The 2018 Mitsubishi Outlander is a three-row crossover in the larger compact range. Its main high points are the very low price for a three-row, a feature-rich interior and real-world all-weather capability. The Outlander doesn't wow any audiences otherwise, with its average looks and lackluster performance.
Even with its boring drive quality, there is a lot to like about the 2018 Outlander. This is a family-level crossover that brings the goods, checking the boxes for most average family needs, such as seating for up to seven and plenty of cargo space. Fuel economy is good and safety is high, both big requirements for most three-row buyers.
Most of the changes for the 2018 model year Outlander are in trim level and package shuffling, adding a new Limited Edition (LE) trim at the center of the lineup to give even more choices for budget-minded buyers. We note that the base model now includes a 7-inch touchscreen as standard and the top-most GT trim, both the most expensive and sportiest of the line, has even more standard equipment as well.
For more click here.
2017 Mitsubishi Outlander
The Mitsubishi Outlander is cleverly named. The word "Outlander" is a mashup of Subaru's Outback and Toyota's Highlander. Both are the top sellers in their sub-segments of the broader crossover marketplace. We found the 2017 Mitsubishi Outlander mashes up the features of these two winners to create something no other automaker offers.
What sets the compact Outlander crossover apart from most of its peers is its optional V6 engine and its temporary-use third row of two seats, making it a five-plus-two passenger vehicle. V6 engines are all but gone from compact crossovers, and only the Nissan Rogue offers a vehicle near this size and price with a third row for occasional kids' use.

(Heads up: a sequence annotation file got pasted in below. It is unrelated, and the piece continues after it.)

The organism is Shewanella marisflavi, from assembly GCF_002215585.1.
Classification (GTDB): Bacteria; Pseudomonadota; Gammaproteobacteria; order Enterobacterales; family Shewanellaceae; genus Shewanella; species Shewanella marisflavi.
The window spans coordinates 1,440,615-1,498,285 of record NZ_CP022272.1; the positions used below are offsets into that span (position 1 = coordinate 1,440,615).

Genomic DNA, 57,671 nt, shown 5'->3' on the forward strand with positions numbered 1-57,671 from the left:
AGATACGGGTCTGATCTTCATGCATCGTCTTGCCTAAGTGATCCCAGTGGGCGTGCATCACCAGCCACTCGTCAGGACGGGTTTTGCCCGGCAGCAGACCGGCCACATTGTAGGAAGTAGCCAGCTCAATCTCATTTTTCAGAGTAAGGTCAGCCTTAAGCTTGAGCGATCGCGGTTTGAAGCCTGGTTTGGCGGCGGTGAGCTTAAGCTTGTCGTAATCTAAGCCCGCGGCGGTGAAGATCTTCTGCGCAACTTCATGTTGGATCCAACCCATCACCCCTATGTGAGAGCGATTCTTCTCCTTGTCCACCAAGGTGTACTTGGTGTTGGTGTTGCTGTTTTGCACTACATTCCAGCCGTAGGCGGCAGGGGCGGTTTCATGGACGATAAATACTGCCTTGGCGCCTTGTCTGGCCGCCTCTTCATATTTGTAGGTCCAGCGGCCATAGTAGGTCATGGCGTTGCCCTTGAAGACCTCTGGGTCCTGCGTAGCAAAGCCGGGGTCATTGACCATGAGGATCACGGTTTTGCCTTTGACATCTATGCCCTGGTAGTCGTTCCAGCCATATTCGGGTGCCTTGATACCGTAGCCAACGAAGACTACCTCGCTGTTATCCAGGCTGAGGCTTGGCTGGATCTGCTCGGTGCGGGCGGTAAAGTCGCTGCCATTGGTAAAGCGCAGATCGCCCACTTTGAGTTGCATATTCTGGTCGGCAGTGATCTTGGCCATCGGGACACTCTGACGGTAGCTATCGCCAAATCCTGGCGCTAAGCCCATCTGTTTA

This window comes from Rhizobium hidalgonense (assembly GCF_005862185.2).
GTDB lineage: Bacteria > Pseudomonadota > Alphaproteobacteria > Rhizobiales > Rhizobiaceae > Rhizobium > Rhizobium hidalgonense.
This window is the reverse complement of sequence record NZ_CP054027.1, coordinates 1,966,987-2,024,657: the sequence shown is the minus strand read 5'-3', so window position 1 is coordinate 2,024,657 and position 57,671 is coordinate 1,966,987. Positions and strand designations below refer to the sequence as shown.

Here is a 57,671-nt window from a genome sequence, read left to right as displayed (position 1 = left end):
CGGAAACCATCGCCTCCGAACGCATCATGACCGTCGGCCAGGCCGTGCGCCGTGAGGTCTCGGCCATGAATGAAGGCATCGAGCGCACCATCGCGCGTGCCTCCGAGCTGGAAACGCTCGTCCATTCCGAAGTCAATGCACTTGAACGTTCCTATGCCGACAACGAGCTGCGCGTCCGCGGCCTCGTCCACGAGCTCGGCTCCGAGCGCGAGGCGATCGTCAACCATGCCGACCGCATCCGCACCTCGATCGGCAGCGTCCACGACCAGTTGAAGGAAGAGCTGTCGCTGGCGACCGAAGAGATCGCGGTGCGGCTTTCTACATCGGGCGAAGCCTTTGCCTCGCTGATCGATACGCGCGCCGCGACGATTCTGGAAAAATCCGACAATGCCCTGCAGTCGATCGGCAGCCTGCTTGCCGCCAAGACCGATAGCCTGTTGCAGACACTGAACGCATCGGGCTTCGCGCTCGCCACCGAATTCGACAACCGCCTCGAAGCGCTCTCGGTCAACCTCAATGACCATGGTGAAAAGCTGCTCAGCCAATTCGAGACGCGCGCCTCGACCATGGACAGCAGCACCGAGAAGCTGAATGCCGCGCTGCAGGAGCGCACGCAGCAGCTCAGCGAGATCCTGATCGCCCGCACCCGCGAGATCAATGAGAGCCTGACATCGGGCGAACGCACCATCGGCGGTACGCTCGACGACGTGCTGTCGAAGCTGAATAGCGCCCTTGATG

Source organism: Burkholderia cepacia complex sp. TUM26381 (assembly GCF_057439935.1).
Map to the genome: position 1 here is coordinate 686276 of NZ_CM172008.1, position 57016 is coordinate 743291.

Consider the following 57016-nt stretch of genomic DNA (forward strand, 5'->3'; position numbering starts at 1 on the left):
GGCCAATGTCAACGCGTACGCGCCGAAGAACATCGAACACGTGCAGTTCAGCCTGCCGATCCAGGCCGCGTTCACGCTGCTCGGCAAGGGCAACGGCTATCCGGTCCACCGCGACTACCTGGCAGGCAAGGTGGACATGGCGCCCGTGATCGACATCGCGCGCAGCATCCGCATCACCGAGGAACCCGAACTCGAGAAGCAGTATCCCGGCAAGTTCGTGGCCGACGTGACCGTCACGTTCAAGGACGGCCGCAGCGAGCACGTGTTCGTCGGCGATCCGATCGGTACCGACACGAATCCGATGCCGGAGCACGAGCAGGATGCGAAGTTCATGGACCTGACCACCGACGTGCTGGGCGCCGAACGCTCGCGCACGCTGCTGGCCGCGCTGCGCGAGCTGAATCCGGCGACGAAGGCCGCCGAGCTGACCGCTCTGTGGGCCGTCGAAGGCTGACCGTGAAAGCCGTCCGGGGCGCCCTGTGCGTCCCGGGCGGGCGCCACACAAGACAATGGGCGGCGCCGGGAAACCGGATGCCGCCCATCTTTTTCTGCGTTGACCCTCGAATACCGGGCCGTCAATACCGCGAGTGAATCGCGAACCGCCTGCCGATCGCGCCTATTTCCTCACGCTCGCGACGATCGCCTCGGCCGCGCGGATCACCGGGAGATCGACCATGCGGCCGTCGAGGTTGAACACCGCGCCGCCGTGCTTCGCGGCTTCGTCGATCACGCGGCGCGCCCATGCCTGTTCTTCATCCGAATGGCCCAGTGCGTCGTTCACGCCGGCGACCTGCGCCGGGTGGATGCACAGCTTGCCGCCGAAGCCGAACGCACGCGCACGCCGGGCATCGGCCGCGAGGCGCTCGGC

The 2017 Mitsubishi Outlander is now in its fifth model year. Along with many years of production usually comes reliability and a lack of small issues. However, the compact crossover market is now very competitive. Vehicles like the Nissan Rogue and Honda CR-V are tempting alternatives that feel more modern due to recent updates.
Our test vehicle was a V6 all-wheel drive Outlander GT with the only option package available: the GT Touring trim. The sticker price, including the $920 destination fee, was $34,135. This price is close to the top trims of the Honda CR-V and Nissan Rogue, but below some trims of the Ford Escape and Subaru Forester XT, which offer powerful turbocharged engines.